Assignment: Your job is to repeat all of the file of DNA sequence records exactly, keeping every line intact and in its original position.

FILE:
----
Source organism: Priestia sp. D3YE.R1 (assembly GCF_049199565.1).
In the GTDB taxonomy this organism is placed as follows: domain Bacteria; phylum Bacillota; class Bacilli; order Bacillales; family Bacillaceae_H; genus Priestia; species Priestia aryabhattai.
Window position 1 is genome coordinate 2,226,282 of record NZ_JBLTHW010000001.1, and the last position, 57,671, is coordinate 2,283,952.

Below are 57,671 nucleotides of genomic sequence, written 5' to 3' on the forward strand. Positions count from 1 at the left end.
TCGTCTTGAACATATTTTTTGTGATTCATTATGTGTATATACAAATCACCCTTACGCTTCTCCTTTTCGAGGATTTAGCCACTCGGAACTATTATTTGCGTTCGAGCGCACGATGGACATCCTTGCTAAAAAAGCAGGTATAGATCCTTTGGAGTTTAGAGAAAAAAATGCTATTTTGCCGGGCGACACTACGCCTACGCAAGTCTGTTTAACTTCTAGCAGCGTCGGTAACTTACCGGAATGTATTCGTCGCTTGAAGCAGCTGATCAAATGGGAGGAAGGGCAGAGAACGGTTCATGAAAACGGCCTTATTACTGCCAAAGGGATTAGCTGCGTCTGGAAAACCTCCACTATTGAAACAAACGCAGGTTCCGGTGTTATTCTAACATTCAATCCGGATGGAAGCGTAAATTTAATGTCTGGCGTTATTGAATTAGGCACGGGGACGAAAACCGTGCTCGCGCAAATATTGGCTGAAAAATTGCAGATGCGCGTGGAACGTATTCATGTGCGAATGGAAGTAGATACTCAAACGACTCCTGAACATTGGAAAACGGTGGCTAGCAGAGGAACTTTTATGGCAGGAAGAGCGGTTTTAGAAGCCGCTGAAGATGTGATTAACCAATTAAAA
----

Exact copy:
Source organism: Priestia sp. D3YE.R1 (assembly GCF_049199565.1).
In the GTDB taxonomy this organism is placed as follows: domain Bacteria; phylum Bacillota; class Bacilli; order Bacillales; family Bacillaceae_H; genus Priestia; species Priestia aryabhattai.
Window position 1 is genome coordinate 2,226,282 of record NZ_JBLTHW010000001.1, and the last position, 57,671, is coordinate 2,283,952.

Below are 57,671 nucleotides of genomic sequence, written 5' to 3' on the forward strand. Positions count from 1 at the left end.
TCGTCTTGAACATATTTTTTGTGATTCATTATGTGTATATACAAATCACCCTTACGCTTCTCCTTTTCGAGGATTTAGCCACTCGGAACTATTATTTGCGTTCGAGCGCACGATGGACATCCTTGCTAAAAAAGCAGGTATAGATCCTTTGGAGTTTAGAGAAAAAAATGCTATTTTGCCGGGCGACACTACGCCTACGCAAGTCTGTTTAACTTCTAGCAGCGTCGGTAACTTACCGGAATGTATTCGTCGCTTGAAGCAGCTGATCAAATGGGAGGAAGGGCAGAGAACGGTTCATGAAAACGGCCTTATTACTGCCAAAGGGATTAGCTGCGTCTGGAAAACCTCCACTATTGAAACAAACGCAGGTTCCGGTGTTATTCTAACATTCAATCCGGATGGAAGCGTAAATTTAATGTCTGGCGTTATTGAATTAGGCACGGGGACGAAAACCGTGCTCGCGCAAATATTGGCTGAAAAATTGCAGATGCGCGTGGAACGTATTCATGTGCGAATGGAAGTAGATACTCAAACGACTCCTGAACATTGGAAAACGGTGGCTAGCAGAGGAACTTTTATGGCAGGAAGAGCGGTTTTAGAAGCCGCTGAAGATGTGATTAACCAATTAAAA